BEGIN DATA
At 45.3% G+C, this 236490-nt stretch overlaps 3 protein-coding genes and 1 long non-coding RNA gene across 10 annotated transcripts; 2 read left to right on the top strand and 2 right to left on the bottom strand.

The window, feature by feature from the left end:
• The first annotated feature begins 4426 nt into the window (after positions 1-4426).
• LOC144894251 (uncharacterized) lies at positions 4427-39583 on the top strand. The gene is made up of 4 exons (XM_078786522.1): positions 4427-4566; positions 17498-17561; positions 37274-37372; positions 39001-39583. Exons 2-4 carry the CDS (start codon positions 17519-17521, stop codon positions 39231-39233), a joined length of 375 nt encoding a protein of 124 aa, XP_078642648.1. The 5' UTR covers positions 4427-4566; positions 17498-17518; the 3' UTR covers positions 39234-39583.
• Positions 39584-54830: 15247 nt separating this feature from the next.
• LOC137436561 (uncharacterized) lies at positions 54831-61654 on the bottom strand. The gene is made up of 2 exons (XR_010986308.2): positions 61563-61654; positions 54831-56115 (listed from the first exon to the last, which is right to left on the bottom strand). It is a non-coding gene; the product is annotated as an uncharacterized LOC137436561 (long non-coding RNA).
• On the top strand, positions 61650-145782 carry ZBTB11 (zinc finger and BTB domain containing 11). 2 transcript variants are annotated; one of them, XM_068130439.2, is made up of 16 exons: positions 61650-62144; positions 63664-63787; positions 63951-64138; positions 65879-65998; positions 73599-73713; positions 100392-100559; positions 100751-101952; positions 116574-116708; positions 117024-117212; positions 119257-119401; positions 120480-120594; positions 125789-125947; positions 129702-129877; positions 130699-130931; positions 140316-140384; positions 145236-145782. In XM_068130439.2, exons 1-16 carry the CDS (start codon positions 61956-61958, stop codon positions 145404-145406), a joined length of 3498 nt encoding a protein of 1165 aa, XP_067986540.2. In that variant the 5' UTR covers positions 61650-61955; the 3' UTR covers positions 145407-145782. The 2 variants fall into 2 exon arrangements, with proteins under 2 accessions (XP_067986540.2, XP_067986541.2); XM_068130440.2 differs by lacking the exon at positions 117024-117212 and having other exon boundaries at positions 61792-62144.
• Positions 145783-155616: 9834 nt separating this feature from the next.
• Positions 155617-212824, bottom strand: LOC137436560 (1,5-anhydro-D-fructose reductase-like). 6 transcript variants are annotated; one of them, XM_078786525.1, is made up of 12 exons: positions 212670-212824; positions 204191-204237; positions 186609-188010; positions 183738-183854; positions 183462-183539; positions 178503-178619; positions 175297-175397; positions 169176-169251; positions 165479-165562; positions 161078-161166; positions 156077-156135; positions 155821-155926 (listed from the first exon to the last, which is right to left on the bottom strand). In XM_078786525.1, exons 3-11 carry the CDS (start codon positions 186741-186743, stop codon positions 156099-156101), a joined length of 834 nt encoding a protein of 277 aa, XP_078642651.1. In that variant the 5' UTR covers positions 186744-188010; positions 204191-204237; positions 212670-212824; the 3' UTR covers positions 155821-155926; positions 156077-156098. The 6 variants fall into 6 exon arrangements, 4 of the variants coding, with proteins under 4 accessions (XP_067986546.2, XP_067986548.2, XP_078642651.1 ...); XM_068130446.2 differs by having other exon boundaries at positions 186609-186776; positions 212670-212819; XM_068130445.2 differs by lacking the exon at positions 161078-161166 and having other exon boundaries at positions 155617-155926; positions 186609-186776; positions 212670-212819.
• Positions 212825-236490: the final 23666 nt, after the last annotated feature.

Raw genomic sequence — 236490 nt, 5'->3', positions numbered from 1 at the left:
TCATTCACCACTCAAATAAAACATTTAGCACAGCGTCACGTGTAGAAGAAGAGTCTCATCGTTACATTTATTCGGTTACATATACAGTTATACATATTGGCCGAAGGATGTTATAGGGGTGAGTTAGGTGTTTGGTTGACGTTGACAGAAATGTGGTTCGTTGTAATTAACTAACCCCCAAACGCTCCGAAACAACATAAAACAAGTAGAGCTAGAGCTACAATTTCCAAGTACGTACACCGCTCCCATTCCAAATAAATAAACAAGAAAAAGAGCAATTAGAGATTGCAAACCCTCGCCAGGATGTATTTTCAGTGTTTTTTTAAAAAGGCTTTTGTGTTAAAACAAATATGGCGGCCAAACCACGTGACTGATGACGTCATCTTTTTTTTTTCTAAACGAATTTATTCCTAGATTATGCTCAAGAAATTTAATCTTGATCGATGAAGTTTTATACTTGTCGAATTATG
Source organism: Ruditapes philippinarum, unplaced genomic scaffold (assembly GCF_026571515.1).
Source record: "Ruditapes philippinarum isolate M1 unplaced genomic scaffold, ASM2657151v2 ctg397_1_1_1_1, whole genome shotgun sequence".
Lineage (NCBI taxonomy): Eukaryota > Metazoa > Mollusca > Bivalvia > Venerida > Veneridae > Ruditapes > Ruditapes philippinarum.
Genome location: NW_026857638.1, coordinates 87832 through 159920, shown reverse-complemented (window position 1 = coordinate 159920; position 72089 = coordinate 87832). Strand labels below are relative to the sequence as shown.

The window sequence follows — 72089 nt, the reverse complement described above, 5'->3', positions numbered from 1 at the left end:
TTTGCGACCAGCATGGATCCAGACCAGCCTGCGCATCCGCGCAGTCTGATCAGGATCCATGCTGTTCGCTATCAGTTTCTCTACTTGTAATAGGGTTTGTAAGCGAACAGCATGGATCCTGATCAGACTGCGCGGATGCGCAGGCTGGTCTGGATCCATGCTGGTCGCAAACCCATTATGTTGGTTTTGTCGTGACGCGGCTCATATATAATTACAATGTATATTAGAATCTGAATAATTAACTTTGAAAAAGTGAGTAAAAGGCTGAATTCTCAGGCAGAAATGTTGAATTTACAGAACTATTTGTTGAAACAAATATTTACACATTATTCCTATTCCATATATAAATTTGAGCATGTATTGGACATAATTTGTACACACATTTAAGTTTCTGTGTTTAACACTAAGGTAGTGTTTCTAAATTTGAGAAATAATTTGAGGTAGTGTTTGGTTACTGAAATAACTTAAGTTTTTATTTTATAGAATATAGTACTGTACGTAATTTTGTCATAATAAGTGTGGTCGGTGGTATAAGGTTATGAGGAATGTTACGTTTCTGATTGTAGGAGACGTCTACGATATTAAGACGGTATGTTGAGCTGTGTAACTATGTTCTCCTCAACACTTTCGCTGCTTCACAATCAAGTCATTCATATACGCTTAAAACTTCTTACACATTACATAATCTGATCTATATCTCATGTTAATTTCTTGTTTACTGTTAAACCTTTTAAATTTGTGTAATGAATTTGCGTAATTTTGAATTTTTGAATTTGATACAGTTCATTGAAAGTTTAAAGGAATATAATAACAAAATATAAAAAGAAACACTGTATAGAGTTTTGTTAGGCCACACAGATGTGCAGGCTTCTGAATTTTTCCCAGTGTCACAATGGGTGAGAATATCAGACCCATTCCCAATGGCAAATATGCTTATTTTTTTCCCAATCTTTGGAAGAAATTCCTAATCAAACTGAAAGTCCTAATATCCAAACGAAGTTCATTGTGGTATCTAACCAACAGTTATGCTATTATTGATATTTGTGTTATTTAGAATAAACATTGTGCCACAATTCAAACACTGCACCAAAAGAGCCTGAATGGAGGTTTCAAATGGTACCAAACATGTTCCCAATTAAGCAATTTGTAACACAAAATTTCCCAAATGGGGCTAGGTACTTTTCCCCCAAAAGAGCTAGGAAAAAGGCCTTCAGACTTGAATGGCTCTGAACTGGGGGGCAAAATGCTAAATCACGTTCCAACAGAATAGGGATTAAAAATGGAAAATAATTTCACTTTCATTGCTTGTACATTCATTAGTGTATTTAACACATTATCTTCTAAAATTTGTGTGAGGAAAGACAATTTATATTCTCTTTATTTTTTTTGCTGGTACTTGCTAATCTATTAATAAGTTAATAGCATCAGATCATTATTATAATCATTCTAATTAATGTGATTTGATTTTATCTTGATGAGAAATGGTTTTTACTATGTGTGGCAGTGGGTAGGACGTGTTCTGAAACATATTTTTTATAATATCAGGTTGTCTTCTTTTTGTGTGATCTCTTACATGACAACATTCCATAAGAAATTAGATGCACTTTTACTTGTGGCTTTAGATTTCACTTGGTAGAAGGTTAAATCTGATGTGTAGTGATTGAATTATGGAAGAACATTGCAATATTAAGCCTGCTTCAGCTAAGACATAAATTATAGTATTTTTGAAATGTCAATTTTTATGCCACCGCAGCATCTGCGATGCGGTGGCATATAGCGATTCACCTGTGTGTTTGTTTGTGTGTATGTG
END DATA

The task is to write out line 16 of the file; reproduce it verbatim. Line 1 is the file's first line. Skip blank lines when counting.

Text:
Genome location: NW_026857638.1, coordinates 87832 through 159920, shown reverse-complemented (window position 1 = coordinate 159920; position 72089 = coordinate 87832). Strand labels below are relative to the sequence as shown.